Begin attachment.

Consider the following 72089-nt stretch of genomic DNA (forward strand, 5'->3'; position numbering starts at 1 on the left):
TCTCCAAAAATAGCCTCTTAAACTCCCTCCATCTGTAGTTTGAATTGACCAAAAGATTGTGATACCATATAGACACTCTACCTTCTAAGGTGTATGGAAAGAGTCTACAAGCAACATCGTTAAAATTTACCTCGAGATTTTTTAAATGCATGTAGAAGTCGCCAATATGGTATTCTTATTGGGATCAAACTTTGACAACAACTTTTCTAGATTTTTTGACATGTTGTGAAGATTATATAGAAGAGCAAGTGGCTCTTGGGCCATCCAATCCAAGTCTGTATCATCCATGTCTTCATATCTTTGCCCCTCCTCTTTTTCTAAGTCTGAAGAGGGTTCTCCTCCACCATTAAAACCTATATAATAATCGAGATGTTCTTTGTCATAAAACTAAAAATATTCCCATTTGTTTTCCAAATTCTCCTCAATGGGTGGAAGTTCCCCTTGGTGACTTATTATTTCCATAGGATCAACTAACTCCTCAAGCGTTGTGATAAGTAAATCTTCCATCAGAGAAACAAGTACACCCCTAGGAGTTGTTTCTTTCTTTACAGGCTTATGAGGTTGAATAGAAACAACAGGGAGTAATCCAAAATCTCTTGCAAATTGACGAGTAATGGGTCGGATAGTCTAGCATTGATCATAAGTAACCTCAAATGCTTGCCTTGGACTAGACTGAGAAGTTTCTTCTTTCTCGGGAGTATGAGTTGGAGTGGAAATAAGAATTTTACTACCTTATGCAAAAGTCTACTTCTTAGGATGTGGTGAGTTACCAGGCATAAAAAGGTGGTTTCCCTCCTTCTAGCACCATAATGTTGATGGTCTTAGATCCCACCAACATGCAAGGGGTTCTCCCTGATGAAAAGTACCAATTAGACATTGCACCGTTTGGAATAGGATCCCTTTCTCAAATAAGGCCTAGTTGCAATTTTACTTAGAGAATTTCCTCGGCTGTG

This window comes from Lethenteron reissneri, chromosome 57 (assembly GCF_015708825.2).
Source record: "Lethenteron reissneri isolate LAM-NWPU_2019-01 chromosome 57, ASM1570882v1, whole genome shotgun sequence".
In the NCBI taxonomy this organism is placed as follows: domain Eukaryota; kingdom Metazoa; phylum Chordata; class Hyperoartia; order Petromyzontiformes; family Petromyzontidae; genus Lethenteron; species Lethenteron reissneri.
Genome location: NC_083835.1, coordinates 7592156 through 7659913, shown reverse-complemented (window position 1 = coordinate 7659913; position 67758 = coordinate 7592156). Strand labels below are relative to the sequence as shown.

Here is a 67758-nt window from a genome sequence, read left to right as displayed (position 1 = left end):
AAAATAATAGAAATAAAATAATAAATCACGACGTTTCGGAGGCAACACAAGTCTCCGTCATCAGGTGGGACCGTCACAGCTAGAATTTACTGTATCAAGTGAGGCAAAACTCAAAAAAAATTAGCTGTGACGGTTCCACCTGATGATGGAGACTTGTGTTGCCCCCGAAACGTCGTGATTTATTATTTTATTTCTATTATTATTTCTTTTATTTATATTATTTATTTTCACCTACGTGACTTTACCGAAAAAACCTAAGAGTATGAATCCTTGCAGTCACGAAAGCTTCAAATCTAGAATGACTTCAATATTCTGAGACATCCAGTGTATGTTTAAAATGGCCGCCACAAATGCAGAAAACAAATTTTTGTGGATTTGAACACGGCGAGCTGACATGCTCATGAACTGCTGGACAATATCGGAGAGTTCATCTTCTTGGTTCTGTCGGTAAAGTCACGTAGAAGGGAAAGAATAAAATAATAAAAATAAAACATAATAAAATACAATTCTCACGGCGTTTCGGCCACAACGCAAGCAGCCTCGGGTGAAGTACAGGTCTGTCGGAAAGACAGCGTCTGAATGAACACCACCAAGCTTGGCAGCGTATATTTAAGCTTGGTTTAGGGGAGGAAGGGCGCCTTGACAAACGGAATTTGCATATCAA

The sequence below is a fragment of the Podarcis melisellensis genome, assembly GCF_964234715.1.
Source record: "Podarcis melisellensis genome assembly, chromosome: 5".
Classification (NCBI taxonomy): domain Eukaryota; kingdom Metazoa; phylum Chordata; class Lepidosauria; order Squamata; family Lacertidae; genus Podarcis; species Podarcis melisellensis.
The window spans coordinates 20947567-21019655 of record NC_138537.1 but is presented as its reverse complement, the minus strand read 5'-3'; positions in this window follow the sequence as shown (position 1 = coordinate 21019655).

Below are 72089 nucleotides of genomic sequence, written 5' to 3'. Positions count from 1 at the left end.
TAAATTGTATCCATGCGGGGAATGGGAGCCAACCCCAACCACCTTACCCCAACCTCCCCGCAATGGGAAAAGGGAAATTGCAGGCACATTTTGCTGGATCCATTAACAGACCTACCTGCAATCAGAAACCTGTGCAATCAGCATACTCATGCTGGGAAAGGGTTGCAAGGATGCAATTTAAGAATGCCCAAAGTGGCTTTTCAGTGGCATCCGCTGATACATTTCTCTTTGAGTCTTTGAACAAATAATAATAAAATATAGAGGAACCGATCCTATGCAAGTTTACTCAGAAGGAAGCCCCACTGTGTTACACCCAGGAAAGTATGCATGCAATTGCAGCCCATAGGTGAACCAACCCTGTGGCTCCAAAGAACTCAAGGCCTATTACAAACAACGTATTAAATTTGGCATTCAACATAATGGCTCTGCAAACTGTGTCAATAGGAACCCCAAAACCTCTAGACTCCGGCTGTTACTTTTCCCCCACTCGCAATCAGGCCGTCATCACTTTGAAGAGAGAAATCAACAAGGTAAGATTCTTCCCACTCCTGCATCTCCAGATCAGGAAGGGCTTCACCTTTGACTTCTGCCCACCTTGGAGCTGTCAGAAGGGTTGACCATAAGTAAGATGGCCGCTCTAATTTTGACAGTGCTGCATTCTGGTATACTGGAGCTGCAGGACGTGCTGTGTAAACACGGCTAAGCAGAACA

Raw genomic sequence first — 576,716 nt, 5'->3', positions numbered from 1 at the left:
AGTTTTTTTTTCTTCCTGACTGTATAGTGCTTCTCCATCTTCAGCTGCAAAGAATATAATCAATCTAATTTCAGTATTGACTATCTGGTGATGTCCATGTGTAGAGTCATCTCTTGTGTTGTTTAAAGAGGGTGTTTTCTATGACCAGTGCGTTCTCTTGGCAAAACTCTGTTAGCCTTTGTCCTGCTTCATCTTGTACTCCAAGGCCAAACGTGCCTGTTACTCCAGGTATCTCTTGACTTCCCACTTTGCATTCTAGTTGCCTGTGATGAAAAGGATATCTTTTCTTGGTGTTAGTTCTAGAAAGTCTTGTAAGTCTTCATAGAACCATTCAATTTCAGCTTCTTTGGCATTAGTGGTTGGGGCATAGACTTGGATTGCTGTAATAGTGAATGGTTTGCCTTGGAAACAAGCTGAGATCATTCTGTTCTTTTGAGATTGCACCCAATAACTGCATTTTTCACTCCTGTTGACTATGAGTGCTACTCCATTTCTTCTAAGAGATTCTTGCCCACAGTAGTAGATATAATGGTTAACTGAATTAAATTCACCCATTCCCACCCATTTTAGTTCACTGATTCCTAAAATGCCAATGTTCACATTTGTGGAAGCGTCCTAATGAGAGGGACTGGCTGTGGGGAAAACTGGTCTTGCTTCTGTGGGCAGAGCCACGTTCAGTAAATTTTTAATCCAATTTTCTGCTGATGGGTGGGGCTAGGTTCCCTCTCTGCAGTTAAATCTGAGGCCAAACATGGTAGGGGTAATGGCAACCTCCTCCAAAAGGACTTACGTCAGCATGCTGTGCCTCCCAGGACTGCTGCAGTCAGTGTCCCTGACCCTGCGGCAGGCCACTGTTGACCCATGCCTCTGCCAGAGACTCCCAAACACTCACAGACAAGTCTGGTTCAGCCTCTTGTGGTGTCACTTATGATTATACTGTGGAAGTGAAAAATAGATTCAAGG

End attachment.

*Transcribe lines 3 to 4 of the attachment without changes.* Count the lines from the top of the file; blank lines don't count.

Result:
This window comes from Lethenteron reissneri, chromosome 57 (assembly GCF_015708825.2).
Source record: "Lethenteron reissneri isolate LAM-NWPU_2019-01 chromosome 57, ASM1570882v1, whole genome shotgun sequence".